determine whether the integral converges or diverges. if it converges, find the limit from(-invinity to +invinity) xe^-x^2 dx

Expert Answers
mlehuzzah eNotes educator| Certified Educator

`int_-oo^oo x e^(-x^2) dx`

Let's ignore the endpoints for a moment and just find an antiderivative for: `x e^(-x^2)`

This is a u-substitution problem:
`-(1)/(2) du = xdx`

And the problem becomes finding an antiderivative of: `-(1)/(2)e^u`

An antiderivative is also: `-(1)/(2)e^u`

Substituting back in for x gives: `-(1)/(2)e^(-x^2)`

Now, to evaluate an integral with both endpoints "improper", set up a double limit:
`int_-oo^oo x e^(-x^2)dx `

`= lim_(a->-oo,b->oo) int_a^b x e^(-x^2)dx`
(I don't know how to make that `a->-oo, b->oo` in one nicely-stacked column, but pretend that's how it looks)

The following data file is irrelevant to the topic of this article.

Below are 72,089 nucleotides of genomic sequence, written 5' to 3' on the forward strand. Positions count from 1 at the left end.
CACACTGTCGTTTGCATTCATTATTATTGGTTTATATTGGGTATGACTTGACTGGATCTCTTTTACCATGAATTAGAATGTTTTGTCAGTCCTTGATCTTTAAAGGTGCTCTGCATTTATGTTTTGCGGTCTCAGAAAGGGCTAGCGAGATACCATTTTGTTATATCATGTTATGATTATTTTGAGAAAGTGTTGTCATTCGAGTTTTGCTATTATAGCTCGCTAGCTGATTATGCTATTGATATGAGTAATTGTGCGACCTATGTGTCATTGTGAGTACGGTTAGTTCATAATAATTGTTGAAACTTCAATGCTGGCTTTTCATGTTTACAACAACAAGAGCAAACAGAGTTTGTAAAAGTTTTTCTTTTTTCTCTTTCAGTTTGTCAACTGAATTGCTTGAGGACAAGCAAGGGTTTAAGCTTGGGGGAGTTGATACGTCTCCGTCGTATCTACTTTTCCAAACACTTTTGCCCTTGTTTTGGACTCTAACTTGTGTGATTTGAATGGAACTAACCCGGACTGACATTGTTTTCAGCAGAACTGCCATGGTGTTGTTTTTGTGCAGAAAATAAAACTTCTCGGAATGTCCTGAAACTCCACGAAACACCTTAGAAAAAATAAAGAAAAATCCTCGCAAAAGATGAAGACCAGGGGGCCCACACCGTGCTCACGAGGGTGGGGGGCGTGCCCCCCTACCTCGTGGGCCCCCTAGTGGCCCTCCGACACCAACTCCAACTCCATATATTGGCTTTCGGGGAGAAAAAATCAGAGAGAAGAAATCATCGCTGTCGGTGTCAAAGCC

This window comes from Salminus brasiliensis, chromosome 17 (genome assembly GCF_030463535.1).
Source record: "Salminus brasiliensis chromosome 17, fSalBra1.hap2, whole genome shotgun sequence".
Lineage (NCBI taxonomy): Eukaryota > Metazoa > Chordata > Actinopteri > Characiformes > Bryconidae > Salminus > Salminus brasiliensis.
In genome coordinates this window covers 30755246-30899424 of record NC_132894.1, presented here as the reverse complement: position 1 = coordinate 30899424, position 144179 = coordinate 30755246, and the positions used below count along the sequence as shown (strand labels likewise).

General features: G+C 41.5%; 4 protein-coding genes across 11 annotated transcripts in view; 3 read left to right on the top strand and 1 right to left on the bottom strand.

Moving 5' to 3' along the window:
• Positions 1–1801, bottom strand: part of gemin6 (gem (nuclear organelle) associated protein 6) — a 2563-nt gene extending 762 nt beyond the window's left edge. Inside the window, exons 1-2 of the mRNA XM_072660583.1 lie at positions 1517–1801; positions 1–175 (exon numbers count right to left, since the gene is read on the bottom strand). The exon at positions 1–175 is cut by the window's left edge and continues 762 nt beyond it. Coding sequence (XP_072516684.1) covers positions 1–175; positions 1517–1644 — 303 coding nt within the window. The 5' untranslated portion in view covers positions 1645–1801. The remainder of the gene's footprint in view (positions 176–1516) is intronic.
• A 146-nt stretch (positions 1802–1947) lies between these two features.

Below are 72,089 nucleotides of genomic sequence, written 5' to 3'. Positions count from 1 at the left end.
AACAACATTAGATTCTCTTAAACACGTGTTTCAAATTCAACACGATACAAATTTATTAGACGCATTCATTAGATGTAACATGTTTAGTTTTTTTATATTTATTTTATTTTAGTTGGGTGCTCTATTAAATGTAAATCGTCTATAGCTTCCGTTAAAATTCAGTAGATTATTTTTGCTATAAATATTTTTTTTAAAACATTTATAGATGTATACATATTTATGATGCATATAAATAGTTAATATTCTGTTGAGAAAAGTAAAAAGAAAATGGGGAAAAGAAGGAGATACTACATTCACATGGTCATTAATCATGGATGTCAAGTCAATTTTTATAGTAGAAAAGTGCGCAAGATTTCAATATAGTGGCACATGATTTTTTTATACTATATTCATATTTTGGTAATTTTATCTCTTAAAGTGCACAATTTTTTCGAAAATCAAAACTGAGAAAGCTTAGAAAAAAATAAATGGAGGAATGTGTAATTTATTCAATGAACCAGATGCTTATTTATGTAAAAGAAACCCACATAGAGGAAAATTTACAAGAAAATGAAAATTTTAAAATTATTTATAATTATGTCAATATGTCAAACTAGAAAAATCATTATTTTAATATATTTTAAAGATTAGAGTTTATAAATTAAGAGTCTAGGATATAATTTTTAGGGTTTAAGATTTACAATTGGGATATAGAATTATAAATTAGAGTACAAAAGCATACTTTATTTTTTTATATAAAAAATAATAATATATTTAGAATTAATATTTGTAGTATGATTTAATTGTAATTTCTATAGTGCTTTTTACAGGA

`=lim_(a->-oo, b->oo) `     `-(1)/(2)e^(-x^2)|_a^b` ``

`=lim_(a->-oo, b->oo)`   `-(1)/(2)e^(-b^2)+(1)/(2)e^(-a^2)`

Now take the limits:

As `a->-oo` , `-a^2 -> -oo` , so `e^(-a^2)->0`

Similarly for b:

As `b->oo` , `-b^2->-oo` , so `e^(-b^2)->0`

Thus we have `-(1)/(2)e^(-b^2)+(1)/(2)e^(-a^2)->0`


`int_-oo^oo xe^(-x^2)dx=0`

(If this seems unintuitive, notice that you are integrating an odd function.  So for every "piece" of positive area that you have on one side, you have an equal negative "piece" on the other side.  So as long as you have convergence, your integral is zero)